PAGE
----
Nancy Barkhouse, a 29 year old female from the Internet asks on September 1, 1999,How can we re-magnetize old magnets when they've lost their power? We have a number of old magnets the children use in hands-on activities.
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Many readers have asked for plans to build a pulse magnetizer. We do not have these plans as the voltages and electrical currents involved can be dangerous. However, a good starting point and resource on magnetism is Arnold Engineering. They have a lot of resources that might help, including a list of magnetics suppliers where you can buy a pulse magnetizer.
A much easier and safer solution is to find a very powerful neodymium magnet and use it to magnetize things instead of a pulse magnetizer. These are surprisingly easy to obtain as they can be found in most computer hard drives. Just locate a discarded PC someplace with an old 400MB hard drive or some other relatively small capacity drive not used any more. Open it up and discover the powerful magnet inside. It will be obvious because your screwdriver will be strongly attracted to it (and will probably get magnetized by it)! The bigger the magnet you can find, the more power it will have to magnetize things, so look for a really big old toaster-sized 10MB hard-drive someplace.
In university or industrial labs, magnets are usually magnetized or remagnetized in "pulse magnetizers," which are electromagnets (coils of wire) powered by a large pulse of electric current. If you don't have access to such equipment in your community, the best you can do is to try to remagnetize them with a powerful permanent magnet, such as a large "rare earth" or "neodymium" magnet. If you can buy or borrow one, find out which faces the poles are on, and touch one pole of the rare earth magnet to the pole of your magnet that is attracted to it. Then touch the opposite pole of the rare earth magnet to the opposite pole of your magnet. This should improve the magnet's power.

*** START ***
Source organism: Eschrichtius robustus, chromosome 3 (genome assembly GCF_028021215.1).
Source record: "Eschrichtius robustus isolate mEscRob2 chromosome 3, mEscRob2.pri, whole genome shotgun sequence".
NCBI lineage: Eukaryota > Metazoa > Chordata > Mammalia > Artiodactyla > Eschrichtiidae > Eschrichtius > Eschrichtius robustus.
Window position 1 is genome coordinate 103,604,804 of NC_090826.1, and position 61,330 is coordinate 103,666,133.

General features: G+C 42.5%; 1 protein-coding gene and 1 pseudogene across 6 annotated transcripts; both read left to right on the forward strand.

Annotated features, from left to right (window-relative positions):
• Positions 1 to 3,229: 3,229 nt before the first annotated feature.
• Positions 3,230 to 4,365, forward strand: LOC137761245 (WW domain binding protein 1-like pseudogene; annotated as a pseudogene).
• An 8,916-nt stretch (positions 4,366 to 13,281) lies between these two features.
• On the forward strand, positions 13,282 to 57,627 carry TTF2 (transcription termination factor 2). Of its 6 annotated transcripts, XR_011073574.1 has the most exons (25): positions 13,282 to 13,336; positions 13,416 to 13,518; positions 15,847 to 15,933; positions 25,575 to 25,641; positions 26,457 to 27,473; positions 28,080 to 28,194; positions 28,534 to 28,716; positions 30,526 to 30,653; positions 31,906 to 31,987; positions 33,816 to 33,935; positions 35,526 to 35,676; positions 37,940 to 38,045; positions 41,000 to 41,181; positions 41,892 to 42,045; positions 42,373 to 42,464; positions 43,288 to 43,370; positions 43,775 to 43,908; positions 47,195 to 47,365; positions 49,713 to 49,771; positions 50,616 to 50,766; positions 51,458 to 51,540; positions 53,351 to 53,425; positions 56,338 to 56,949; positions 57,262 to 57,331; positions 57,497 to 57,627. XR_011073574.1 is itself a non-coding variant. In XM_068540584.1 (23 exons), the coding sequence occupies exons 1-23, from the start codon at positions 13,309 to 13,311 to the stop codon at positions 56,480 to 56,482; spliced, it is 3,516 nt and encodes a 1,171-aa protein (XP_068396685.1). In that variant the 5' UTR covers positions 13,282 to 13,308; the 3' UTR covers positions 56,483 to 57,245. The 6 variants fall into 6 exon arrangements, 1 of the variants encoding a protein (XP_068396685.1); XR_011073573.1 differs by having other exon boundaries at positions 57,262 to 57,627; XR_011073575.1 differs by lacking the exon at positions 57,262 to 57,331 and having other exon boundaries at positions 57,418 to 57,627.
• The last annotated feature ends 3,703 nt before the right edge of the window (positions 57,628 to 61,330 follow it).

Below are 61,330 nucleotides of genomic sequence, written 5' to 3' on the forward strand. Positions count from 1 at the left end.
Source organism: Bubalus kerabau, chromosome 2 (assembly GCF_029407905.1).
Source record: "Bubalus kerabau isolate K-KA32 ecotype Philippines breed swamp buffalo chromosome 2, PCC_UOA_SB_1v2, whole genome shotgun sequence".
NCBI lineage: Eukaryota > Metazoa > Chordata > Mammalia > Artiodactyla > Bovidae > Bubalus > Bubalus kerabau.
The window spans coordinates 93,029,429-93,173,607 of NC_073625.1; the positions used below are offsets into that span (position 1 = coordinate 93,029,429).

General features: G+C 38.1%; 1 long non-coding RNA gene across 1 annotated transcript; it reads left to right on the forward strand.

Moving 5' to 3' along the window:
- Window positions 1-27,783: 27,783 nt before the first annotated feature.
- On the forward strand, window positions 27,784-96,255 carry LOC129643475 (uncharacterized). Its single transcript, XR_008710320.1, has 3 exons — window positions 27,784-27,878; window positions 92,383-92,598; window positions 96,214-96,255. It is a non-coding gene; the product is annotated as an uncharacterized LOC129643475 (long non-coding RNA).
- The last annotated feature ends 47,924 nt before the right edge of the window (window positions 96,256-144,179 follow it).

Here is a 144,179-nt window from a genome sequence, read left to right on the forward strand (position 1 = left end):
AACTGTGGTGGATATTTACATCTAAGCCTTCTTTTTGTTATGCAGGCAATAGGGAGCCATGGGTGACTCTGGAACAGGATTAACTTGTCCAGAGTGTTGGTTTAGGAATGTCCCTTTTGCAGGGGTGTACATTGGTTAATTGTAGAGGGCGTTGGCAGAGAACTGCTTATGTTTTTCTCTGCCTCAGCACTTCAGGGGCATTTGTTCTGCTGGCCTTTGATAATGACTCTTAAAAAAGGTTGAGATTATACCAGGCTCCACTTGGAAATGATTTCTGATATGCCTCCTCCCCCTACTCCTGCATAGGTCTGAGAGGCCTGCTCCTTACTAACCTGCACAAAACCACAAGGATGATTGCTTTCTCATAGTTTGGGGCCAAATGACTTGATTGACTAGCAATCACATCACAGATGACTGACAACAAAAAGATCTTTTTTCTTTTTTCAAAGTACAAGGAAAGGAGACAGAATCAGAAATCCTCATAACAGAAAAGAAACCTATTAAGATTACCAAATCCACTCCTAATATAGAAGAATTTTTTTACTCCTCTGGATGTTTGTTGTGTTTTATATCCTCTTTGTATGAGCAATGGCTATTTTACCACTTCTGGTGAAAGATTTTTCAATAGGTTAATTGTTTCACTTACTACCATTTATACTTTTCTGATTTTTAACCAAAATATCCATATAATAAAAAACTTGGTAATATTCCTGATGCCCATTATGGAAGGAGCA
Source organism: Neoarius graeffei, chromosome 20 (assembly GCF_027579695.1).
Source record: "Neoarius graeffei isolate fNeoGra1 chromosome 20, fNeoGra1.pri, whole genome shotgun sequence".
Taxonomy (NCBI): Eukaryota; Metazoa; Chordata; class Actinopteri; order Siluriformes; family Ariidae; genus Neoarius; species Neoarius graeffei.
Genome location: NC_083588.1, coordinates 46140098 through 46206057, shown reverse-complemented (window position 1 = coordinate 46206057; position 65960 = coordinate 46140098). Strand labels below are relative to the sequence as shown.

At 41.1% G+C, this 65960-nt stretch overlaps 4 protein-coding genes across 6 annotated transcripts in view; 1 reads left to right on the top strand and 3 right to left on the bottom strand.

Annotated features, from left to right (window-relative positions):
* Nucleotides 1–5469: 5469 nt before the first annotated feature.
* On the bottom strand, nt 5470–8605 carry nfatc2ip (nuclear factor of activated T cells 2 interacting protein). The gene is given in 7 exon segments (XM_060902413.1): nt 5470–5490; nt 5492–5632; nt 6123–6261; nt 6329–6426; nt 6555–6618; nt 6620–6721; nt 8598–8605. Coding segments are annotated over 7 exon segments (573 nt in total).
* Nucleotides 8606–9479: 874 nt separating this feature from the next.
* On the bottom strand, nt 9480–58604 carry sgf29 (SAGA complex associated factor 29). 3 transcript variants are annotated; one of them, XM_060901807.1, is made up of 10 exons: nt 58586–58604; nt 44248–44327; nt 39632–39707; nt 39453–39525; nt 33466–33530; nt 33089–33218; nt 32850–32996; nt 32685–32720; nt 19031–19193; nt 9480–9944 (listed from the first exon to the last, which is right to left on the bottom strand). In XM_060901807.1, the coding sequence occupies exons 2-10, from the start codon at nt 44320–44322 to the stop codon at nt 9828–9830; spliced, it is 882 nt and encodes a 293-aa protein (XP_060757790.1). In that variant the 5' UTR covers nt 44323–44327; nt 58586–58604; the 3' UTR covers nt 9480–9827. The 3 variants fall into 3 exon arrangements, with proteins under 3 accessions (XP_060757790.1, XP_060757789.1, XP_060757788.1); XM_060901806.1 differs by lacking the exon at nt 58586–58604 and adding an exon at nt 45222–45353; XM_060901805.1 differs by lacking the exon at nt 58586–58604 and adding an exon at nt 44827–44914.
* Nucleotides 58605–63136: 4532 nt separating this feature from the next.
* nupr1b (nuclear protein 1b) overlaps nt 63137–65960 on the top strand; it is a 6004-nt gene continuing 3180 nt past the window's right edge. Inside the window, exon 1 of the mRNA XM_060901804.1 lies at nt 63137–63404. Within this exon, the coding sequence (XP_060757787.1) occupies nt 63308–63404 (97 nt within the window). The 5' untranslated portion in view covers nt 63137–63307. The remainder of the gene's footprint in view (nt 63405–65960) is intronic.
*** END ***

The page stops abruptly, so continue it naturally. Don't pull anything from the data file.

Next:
Your magnets that have lost their power are probably steel magnets. They demagnetize (lose their attractive and repulsive power) rather easily. Modern magnets such as alnico magnets, ferrite (ceramic) magnets, and rare earth or neodymium magnets seldom lose much of their power. The cheapest are the ferrite (ceramic) magnets, but they will retain their magnetization far better than steel magnets, which are no longer used in industry for that reason.
David Rees asks (Aug 17, 2003): How can one build a magnetizer to re-magnetize ceramic magnets? In other words are there plans available?
Answer: Standard lab magnetizers use an electromagnet coil connected to bank of capacitors. You charge the capacitors and then discharge them through the coil, producing a brief but high magnetic field in the coil. Should be easy to build, although it may take a bit of trial and error to determine how many capacitors will deliver sufficient current to magnetize a ceramic magnet. The more turns in the electromagnet, the less current you will need, and it's good to keep the current low to avoid overheating the coil.
Far simpler, many ceramic magnets can be at substantially remagnetized simply by touching a pole face to the pole of a large neodymium magnet.
You can get a book for less than US$10 from Lindsay Publications that explains how to make permanent magnets. I built one then beefed it up. It has been fun however it cost about $75 and required some machine shop equipment. For those with lesser needs, a rare earth magnet works very well to magnetize small magnets, especialy the ceramic type.
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